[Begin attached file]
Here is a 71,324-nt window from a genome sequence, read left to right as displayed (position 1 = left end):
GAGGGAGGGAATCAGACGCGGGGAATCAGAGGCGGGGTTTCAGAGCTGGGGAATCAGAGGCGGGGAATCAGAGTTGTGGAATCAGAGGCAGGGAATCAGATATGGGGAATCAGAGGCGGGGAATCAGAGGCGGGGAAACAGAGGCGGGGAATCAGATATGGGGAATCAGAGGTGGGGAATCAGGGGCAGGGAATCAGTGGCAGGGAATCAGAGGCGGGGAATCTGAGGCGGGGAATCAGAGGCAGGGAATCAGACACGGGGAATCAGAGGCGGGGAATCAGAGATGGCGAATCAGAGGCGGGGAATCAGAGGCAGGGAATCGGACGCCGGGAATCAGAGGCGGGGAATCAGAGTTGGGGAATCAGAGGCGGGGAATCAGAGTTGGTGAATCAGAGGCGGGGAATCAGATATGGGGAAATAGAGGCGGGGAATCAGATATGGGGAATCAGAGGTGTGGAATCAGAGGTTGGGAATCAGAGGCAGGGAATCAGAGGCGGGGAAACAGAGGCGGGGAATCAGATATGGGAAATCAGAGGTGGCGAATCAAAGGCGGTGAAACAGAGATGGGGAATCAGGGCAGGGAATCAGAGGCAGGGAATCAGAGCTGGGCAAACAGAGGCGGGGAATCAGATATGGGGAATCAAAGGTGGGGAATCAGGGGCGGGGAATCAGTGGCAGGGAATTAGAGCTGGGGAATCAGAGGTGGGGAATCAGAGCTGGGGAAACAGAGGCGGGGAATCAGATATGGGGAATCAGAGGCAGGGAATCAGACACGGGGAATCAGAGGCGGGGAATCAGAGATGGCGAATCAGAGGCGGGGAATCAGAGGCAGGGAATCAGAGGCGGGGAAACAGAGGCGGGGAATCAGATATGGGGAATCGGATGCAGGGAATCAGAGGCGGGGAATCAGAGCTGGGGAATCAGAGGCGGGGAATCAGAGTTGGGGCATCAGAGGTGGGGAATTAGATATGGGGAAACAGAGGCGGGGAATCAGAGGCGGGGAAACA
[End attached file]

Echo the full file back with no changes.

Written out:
Here is a 71,324-nt window from a genome sequence, read left to right as displayed (position 1 = left end):
GAGGGAGGGAATCAGACGCGGGGAATCAGAGGCGGGGTTTCAGAGCTGGGGAATCAGAGGCGGGGAATCAGAGTTGTGGAATCAGAGGCAGGGAATCAGATATGGGGAATCAGAGGCGGGGAATCAGAGGCGGGGAAACAGAGGCGGGGAATCAGATATGGGGAATCAGAGGTGGGGAATCAGGGGCAGGGAATCAGTGGCAGGGAATCAGAGGCGGGGAATCTGAGGCGGGGAATCAGAGGCAGGGAATCAGACACGGGGAATCAGAGGCGGGGAATCAGAGATGGCGAATCAGAGGCGGGGAATCAGAGGCAGGGAATCGGACGCCGGGAATCAGAGGCGGGGAATCAGAGTTGGGGAATCAGAGGCGGGGAATCAGAGTTGGTGAATCAGAGGCGGGGAATCAGATATGGGGAAATAGAGGCGGGGAATCAGATATGGGGAATCAGAGGTGTGGAATCAGAGGTTGGGAATCAGAGGCAGGGAATCAGAGGCGGGGAAACAGAGGCGGGGAATCAGATATGGGAAATCAGAGGTGGCGAATCAAAGGCGGTGAAACAGAGATGGGGAATCAGGGCAGGGAATCAGAGGCAGGGAATCAGAGCTGGGCAAACAGAGGCGGGGAATCAGATATGGGGAATCAAAGGTGGGGAATCAGGGGCGGGGAATCAGTGGCAGGGAATTAGAGCTGGGGAATCAGAGGTGGGGAATCAGAGCTGGGGAAACAGAGGCGGGGAATCAGATATGGGGAATCAGAGGCAGGGAATCAGACACGGGGAATCAGAGGCGGGGAATCAGAGATGGCGAATCAGAGGCGGGGAATCAGAGGCAGGGAATCAGAGGCGGGGAAACAGAGGCGGGGAATCAGATATGGGGAATCGGATGCAGGGAATCAGAGGCGGGGAATCAGAGCTGGGGAATCAGAGGCGGGGAATCAGAGTTGGGGCATCAGAGGTGGGGAATTAGATATGGGGAAACAGAGGCGGGGAATCAGAGGCGGGGAAACA